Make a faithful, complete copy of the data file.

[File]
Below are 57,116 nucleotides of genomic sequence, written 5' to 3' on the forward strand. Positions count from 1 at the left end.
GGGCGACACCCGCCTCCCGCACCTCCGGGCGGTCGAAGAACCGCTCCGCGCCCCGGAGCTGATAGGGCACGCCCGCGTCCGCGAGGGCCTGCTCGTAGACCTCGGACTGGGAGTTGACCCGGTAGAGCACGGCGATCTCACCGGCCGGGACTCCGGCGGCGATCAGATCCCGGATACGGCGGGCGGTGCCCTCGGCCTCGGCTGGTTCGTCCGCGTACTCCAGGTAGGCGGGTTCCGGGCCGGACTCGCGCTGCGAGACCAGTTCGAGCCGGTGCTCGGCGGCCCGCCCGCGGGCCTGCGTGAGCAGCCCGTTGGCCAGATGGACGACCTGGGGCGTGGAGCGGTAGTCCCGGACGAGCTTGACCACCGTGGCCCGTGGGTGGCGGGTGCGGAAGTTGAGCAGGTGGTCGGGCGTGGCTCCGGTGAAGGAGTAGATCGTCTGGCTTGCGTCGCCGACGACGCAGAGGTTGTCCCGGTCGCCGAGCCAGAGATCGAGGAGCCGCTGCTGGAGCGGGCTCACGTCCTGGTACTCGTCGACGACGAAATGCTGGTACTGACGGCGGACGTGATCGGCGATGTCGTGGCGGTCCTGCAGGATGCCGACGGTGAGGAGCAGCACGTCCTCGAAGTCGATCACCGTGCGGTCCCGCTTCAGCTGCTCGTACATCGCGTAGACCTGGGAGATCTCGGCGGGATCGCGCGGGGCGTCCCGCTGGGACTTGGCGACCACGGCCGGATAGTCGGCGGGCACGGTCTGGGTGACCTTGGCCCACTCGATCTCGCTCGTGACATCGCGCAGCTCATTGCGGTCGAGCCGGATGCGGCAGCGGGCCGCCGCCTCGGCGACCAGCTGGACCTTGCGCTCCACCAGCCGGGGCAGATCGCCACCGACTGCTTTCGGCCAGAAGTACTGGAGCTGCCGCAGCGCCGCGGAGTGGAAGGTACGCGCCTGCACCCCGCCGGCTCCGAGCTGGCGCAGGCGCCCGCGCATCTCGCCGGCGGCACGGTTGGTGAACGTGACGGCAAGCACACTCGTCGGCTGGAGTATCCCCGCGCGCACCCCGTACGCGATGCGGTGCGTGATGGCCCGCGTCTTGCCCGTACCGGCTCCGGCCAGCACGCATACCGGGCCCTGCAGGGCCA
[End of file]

Below are 57,116 nucleotides of genomic sequence, written 5' to 3' on the forward strand. Positions count from 1 at the left end.
GGGCGACACCCGCCTCCCGCACCTCCGGGCGGTCGAAGAACCGCTCCGCGCCCCGGAGCTGATAGGGCACGCCCGCGTCCGCGAGGGCCTGCTCGTAGACCTCGGACTGGGAGTTGACCCGGTAGAGCACGGCGATCTCACCGGCCGGGACTCCGGCGGCGATCAGATCCCGGATACGGCGGGCGGTGCCCTCGGCCTCGGCTGGTTCGTCCGCGTACTCCAGGTAGGCGGGTTCCGGGCCGGACTCGCGCTGCGAGACCAGTTCGAGCCGGTGCTCGGCGGCCCGCCCGCGGGCCTGCGTGAGCAGCCCGTTGGCCAGATGGACGACCTGGGGCGTGGAGCGGTAGTCCCGGACGAGCTTGACCACCGTGGCCCGTGGGTGGCGGGTGCGGAAGTTGAGCAGGTGGTCGGGCGTGGCTCCGGTGAAGGAGTAGATCGTCTGGCTTGCGTCGCCGACGACGCAGAGGTTGTCCCGGTCGCCGAGCCAGAGATCGAGGAGCCGCTGCTGGAGCGGGCTCACGTCCTGGTACTCGTCGACGACGAAATGCTGGTACTGACGGCGGACGTGATCGGCGATGTCGTGGCGGTCCTGCAGGATGCCGACGGTGAGGAGCAGCACGTCCTCGAAGTCGATCACCGTGCGGTCCCGCTTCAGCTGCTCGTACATCGCGTAGACCTGGGAGATCTCGGCGGGATCGCGCGGGGCGTCCCGCTGGGACTTGGCGACCACGGCCGGATAGTCGGCGGGCACGGTCTGGGTGACCTTGGCCCACTCGATCTCGCTCGTGACATCGCGCAGCTCATTGCGGTCGAGCCGGATGCGGCAGCGGGCCGCCGCCTCGGCGACCAGCTGGACCTTGCGCTCCACCAGCCGGGGCAGATCGCCACCGACTGCTTTCGGCCAGAAGTACTGGAGCTGCCGCAGCGCCGCGGAGTGGAAGGTACGCGCCTGCACCCCGCCGGCTCCGAGCTGGCGCAGGCGCCCGCGCATCTCGCCGGCGGCACGGTTGGTGAACGTGACGGCAAGCACACTCGTCGGCTGGAGTATCCCCGCGCGCACCCCGTACGCGATGCGGTGCGTGATGGCCCGCGTCTTGCCCGTACCGGCTCCGGCCAGCACGCATACCGGGCCCTGCAGGGCCA